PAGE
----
Caucasus in Conflict, Pt. II

Due to the recent events surrounding Nagorno-Karabakh, IISA has contacted experts from Armenia as well as Azerbaijan for strategic comments. Unlike in standard Western media this is a constantly recurring topic in the Caucasus, and heavily discussed on social media. N.b. The views presented do not necessarily reflect those of IISA.

In Part II we present thoughts from Razi Nazrullayev. He is an Azerbaijani politician and political analyst. He is the Chairperson of Popular Front Party of Azerbaijan (PFPA) and he established the New Democracy Movement. He is also a head of “Region” International Analytical Centre (RIAC), a Baku-based think-tank in Azerbaijan working on policy issues in Post-Soviet Space.

1) Why has the Nagorno Karabakh conflict triggered recently? Who is responsible?

Razi: All protracted conflicts will burst one day. The OSCE Minsk Group was formed this year, with chairmanship held by three countries – the USA, Russia and France – to mediate between the belligerent sides. During the unsuccessful negotiation years prior to this, the presidents of Azerbaijan and Armenia met over 22 times, but without positive results. The OSCE Minsk Group co-chairs put forward at least 5 documents to suggest settlement of the conflict. However, most of these were declined by Armenia, which forces me to say that Armenia was trying to maintain status-quo.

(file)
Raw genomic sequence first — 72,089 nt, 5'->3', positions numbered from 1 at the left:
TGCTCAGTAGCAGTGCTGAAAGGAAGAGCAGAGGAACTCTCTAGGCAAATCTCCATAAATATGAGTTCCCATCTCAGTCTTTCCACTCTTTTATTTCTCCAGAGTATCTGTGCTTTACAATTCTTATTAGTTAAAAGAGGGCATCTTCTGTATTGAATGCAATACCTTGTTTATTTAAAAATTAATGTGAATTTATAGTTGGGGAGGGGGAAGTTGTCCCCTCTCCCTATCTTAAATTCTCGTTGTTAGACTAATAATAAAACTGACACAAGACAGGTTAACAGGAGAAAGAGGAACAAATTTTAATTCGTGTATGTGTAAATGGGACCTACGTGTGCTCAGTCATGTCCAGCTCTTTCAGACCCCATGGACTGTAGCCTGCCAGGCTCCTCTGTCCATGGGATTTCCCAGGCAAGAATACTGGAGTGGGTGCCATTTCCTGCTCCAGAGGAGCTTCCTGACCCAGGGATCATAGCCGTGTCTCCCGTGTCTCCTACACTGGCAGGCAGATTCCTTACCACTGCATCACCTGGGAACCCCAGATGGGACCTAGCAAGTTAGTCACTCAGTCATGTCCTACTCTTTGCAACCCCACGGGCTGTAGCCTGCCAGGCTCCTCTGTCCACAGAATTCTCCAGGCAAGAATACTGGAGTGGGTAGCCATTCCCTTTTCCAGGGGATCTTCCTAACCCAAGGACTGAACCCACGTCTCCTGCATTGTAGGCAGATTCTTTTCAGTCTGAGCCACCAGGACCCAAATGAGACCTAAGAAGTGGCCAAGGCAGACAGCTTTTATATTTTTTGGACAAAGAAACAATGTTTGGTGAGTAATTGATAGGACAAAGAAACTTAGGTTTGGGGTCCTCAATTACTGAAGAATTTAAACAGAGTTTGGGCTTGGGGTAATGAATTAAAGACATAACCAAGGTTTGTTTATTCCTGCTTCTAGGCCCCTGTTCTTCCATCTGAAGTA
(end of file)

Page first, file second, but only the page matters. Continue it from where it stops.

The more time passes, the bigger the chance that Armenia has to implement its malicious plan to either annex Nagorno-Karabakh, or to see it become independent altogether. Azerbaijan will never agree to the loss of its soil. Azerbaijan has reached the end of its patience, and will no longer consider compromises. It offered Nagorno-Karabakh the broadest possible autonomy with even some state attributes. Yet, this was declined, which means Armenia is not interested in peaceful settlement of the conflict